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Jesus Camp (2006) - Movie Review

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User Rating 5 Star Rating (1 Review)


Jesus Camp (2006) - Movie Review

Jesus Camp on DVD

© Magnolia Pictures

The Bottom Line

Academy Award-nominated Jesus Camp is an extraordinary exposé about the well-organized Evangelical indoctrination of children in heartland America to become soldiers for Christ. It serves as a cautionary tale about fundamentalist Christian recruitment and conditioning of preteens to prepare them to battle al-Qaeda, whose kids fast, bare arms and sacrifice themselves for Islam.
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  • An enlightening look at religious fanaticism in the United States.
  • One of the most gripping, frightening movies of 2006. A real life horror film.
  • A must-see documentary for anyone who values the Bill of Rights.


  • None worth mentioning


  • Stats: 75% of home-schooled children, 25% of our population are Evangelicals. 43% of Evangelicals were "saved" before age 13.
  • Jesus Camp is a purely observational documentary, devoid of Michael Moore-ishness intended to sway viewer opinion.
  • DVD extras include director commentary, additional interviews, footage and resource references.

Guide Review - Jesus Camp (2006) - Movie Review

Within the context of Justice Sandra Day O'Connor's resignation and confirmation of ultraconservative Samuel Alito as her successor, we witness home-schooled Levi (12), Rachael (9) and Victoria (10) delivered by Evangelical parents unto Bible camp at Devil's Lake, N.D., where Pentecostal Minister Becky Fischer "hooks them up" with Jesus.

Fischer boasts she can "have kids 'saved' in minutes because they're so open" and "so useful to Christianity."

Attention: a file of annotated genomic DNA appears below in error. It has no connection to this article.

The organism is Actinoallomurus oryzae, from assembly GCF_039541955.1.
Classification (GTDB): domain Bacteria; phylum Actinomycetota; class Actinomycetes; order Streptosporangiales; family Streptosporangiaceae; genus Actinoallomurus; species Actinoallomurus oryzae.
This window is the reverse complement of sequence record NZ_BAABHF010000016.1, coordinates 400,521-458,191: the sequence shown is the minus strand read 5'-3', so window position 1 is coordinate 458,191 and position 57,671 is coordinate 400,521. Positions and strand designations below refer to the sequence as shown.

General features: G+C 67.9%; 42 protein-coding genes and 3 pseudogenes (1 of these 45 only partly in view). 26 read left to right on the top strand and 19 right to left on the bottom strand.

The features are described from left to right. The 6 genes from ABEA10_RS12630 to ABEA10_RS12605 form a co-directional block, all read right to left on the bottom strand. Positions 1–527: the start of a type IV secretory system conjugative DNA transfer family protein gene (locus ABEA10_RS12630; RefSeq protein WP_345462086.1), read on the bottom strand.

Brainwashed, more like.

Levi, "saved" at age five, knows Creationism is the only possibility and science doesn't prove anything. Rachael thinks martyrdom is "really cool." Victoria feels feeling guilty about dancing "for the flesh," knows it leads to damnation.

To their credit, filmmakers Heidi Ewing and Rachel Grady don't preach, so you're not sure of their opinion. Fischer and her cronies support the film because they think it glorifies their cause.

Jesus Camp's singular opposing presence, Christian talk radio host Michael Papantonio, expresses alarm about Evangelical fanaticism as he fields calls and conducts on-air discourse with Fischer.

Fischer asserts that her camp program is apolitical. Why, then, do campers pray—in tongues—over a cardboard cutout of George W.? Why are kids stirred into frenzied chanting about banning abortion and creation of a Christians-only America?

These hair-raising scenes remind one of The Crucible, the narrative feature that uses religiously fanatic colonial Salem, MA, as a metaphor for contemporary repressive tendencies. Recall the disastrous ending of that cautionary tale while watching Levi receive preacher-to-preacher advice from Ted Haggard (Evangelical pastor to 30-million people and a regular in George W.'s camp).

While boasting he has the numbers to elect our government, Haggard tells Levi he is the future. Levi avows to complete his mission.

Scared yet?

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